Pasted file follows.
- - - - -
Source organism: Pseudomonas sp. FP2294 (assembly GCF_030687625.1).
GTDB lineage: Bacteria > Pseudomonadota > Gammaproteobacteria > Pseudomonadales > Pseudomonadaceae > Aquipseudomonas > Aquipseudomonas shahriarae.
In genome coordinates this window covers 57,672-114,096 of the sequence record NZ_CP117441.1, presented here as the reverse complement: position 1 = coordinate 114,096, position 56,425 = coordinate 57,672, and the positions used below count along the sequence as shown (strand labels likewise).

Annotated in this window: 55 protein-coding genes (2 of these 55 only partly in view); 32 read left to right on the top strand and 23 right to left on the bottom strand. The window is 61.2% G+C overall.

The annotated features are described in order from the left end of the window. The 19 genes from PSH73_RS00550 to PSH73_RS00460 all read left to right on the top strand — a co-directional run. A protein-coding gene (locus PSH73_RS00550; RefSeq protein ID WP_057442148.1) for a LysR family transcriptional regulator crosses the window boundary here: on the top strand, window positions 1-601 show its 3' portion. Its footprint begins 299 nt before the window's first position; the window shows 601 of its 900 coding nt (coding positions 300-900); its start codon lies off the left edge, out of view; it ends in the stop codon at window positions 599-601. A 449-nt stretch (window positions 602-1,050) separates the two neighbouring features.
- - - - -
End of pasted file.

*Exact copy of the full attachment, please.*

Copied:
Source organism: Pseudomonas sp. FP2294 (assembly GCF_030687625.1).
GTDB lineage: Bacteria > Pseudomonadota > Gammaproteobacteria > Pseudomonadales > Pseudomonadaceae > Aquipseudomonas > Aquipseudomonas shahriarae.
In genome coordinates this window covers 57,672-114,096 of the sequence record NZ_CP117441.1, presented here as the reverse complement: position 1 = coordinate 114,096, position 56,425 = coordinate 57,672, and the positions used below count along the sequence as shown (strand labels likewise).

Annotated in this window: 55 protein-coding genes (2 of these 55 only partly in view); 32 read left to right on the top strand and 23 right to left on the bottom strand. The window is 61.2% G+C overall.

The annotated features are described in order from the left end of the window. The 19 genes from PSH73_RS00550 to PSH73_RS00460 all read left to right on the top strand — a co-directional run. A protein-coding gene (locus PSH73_RS00550; RefSeq protein ID WP_057442148.1) for a LysR family transcriptional regulator crosses the window boundary here: on the top strand, window positions 1-601 show its 3' portion. Its footprint begins 299 nt before the window's first position; the window shows 601 of its 900 coding nt (coding positions 300-900); its start codon lies off the left edge, out of view; it ends in the stop codon at window positions 599-601. A 449-nt stretch (window positions 602-1,050) separates the two neighbouring features.